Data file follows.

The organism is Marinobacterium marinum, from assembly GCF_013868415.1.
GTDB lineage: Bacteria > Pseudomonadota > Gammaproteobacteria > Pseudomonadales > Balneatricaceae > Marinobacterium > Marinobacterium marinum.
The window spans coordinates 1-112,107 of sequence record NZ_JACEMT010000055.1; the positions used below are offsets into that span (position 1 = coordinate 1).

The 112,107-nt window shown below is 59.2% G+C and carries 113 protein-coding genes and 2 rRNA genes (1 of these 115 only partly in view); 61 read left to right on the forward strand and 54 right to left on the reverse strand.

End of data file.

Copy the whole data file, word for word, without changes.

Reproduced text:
The organism is Marinobacterium marinum, from assembly GCF_013868415.1.
GTDB lineage: Bacteria > Pseudomonadota > Gammaproteobacteria > Pseudomonadales > Balneatricaceae > Marinobacterium > Marinobacterium marinum.
The window spans coordinates 1-112,107 of sequence record NZ_JACEMT010000055.1; the positions used below are offsets into that span (position 1 = coordinate 1).

The 112,107-nt window shown below is 59.2% G+C and carries 113 protein-coding genes and 2 rRNA genes (1 of these 115 only partly in view); 61 read left to right on the forward strand and 54 right to left on the reverse strand.